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Innovation Consultancy
outside the mainstream

Focus Questions

1.What traits should be considered when trying to make an idea lucrative for commercial release?

2.How will the qualities that a creator cares about translate into value in a commercial market ?

3.When entrepreneurial pursuits clash with artistic achievement, what are the methods to deal with the tension?

 I. Conscious VS Commerce

For many entrepreneurial creatives (who also consider themselves artistic or culturally impactful) a tense intersection appears in their work. At this crossroads a concept becomes both a conscious expression and a consumer product. The coupling of the qualities attached to both involve contrasting mindsets that create a problematic space economically. 

From an economist view, devotion to the expression of a concept correlates with a close relationship to how it comes together. While this expressive achievement may have an impact on a consumer, it does not have a close relationship to a customer’s ultimate reception and valuation. The originality displayed, harmony achieved, technical prowess or any other finesse of execution may completely go over a customer’s head, which presents a tension.

Critical thinking:  Does one channel energy into a conscious expression that may go unnoticed and undervalued or into monotonous commerce—proximity, convenience, supply, service. How should the two modes be negotiated and compromised?

Conscious Expressive TraitsMonotonous Commerce Traits
Intrinsic autonomy
Customer Service
Figure 2.1

 II. Negotiating Deeply Caring & Capitalism

An economist will say that being a ‘starving artist’ is a decision, being the result of an imbalance between valuing the outcome over the income. This is because for most artists/social impact leaders it’s not JUST about the money. In fact, it may not be about the money at all. In many of these cases, this translates into earning less than their experience, skill or education would justify. Through an economic lens being a “starving artist” is a troubling reality that underlines questions like: “Is this art for art’s sake”, “Is one willing to work with a broker, agent, consultant or coach”, “Is the project a cooperative effort”, “Is this purely for expression” or “Does this warrant non traditional funding “.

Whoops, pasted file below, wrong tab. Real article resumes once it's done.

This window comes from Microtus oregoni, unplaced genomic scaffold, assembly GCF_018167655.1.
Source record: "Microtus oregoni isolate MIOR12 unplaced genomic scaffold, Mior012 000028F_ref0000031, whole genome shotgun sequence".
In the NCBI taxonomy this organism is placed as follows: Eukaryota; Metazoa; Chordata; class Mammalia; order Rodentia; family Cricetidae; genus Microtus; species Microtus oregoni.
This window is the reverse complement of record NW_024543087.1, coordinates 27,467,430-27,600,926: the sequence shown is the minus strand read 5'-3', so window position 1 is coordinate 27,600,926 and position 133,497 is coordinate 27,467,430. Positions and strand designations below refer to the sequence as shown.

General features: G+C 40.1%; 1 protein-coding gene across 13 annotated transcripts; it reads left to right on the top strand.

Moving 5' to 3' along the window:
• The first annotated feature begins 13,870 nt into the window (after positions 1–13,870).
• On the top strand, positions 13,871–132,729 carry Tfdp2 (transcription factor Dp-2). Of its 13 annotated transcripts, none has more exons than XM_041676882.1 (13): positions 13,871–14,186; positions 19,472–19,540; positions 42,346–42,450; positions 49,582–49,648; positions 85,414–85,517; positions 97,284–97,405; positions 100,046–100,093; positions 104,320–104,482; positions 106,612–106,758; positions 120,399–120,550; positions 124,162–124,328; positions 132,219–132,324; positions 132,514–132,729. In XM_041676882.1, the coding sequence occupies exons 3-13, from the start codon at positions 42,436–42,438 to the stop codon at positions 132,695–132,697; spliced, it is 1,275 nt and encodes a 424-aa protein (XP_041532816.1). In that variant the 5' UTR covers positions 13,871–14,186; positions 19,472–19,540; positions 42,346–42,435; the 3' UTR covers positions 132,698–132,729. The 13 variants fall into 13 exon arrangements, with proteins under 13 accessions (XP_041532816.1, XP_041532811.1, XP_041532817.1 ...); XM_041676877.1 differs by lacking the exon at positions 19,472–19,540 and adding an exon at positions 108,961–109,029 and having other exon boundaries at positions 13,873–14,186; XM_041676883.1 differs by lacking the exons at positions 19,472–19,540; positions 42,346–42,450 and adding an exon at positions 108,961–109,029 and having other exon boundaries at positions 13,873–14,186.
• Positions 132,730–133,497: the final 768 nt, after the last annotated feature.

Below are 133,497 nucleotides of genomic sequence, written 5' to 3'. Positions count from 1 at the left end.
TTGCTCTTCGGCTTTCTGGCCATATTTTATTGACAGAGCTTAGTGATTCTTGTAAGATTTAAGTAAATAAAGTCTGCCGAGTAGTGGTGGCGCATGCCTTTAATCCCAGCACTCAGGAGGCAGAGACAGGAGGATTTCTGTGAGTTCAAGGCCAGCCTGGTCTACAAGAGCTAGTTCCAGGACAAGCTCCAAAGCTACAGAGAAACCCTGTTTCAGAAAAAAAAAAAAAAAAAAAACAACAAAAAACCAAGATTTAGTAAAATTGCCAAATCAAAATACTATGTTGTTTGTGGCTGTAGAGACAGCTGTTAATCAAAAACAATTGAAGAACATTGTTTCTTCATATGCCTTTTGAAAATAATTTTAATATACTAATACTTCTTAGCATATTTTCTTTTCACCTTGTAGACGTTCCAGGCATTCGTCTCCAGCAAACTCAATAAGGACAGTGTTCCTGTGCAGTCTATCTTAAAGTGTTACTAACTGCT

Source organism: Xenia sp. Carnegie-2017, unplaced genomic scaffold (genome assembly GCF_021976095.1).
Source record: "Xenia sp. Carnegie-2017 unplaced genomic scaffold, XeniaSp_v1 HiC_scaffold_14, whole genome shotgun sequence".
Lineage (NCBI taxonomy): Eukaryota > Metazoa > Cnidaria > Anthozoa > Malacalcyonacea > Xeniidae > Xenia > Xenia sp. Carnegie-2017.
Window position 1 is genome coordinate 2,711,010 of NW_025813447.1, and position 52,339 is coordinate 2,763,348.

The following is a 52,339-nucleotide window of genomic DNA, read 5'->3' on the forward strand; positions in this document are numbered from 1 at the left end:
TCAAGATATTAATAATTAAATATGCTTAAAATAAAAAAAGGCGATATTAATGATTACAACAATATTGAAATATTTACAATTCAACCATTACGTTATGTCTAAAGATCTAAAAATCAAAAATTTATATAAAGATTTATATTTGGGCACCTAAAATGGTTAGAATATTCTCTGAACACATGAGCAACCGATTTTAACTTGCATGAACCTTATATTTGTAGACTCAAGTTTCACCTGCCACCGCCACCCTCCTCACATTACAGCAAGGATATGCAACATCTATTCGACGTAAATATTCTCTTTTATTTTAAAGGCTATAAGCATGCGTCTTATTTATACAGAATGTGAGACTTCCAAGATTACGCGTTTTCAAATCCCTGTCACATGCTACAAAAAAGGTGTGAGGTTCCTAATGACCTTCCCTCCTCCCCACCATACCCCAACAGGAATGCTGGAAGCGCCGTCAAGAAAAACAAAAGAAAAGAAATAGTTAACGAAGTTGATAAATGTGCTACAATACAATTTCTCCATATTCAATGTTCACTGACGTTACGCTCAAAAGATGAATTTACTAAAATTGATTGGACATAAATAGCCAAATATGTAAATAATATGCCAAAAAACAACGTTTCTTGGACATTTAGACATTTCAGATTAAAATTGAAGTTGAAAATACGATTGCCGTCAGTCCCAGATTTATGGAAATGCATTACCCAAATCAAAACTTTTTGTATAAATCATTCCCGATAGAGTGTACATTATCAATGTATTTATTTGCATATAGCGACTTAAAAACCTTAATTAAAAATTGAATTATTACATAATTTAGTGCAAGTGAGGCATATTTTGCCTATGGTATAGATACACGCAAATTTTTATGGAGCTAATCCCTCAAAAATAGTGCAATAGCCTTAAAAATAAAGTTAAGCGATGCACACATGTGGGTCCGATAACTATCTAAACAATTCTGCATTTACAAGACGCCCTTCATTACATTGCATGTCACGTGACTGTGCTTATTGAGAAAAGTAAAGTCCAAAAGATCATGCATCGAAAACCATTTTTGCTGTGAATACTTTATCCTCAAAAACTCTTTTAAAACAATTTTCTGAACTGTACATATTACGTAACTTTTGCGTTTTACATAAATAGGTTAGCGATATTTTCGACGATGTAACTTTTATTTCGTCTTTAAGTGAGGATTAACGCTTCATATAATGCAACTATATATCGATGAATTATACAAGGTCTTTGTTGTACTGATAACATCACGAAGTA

What’s On The Table

Figure 2.1 on the previous page lists traits that should be negotiated in the event that a concept is brought to consumer market to create profit, either by a liaison or by the visionary themselves. Negotiating the traits are unavoidable and any rejection to negotiation will often take the the options with the most satisfying potential off the table.

The wheeling and dealing between is securing that the visionary value is being brought to market, while also being cognizant that the product is exchanged at a price more than its costs to produce (both tangibly and intangible).

Negotiating the conscious expression and capitalist market is no cake walk. The challenges arise in the flexibility of the concept or because it’s hard to know how an idea will shake-out in its commercial traits. As nobody largely knows the future, the only thing that can be known now are what traits are the concept’s priorities for negotiation. 

Critical thinking:  Should there be more care placed on customer needs or personal actualization? What are creative and commercial priorities? How can the two co-exist? And if they cannot, is making a living from the vision a priority?  

Reference: Caves, Richard E. “Creative Industries: Contracts between Art and Commerce. Cambridge”, Mass: Harvard University Press, 2000. Print.

Creative Economy: Part 2—Deeply Caring VS Commerce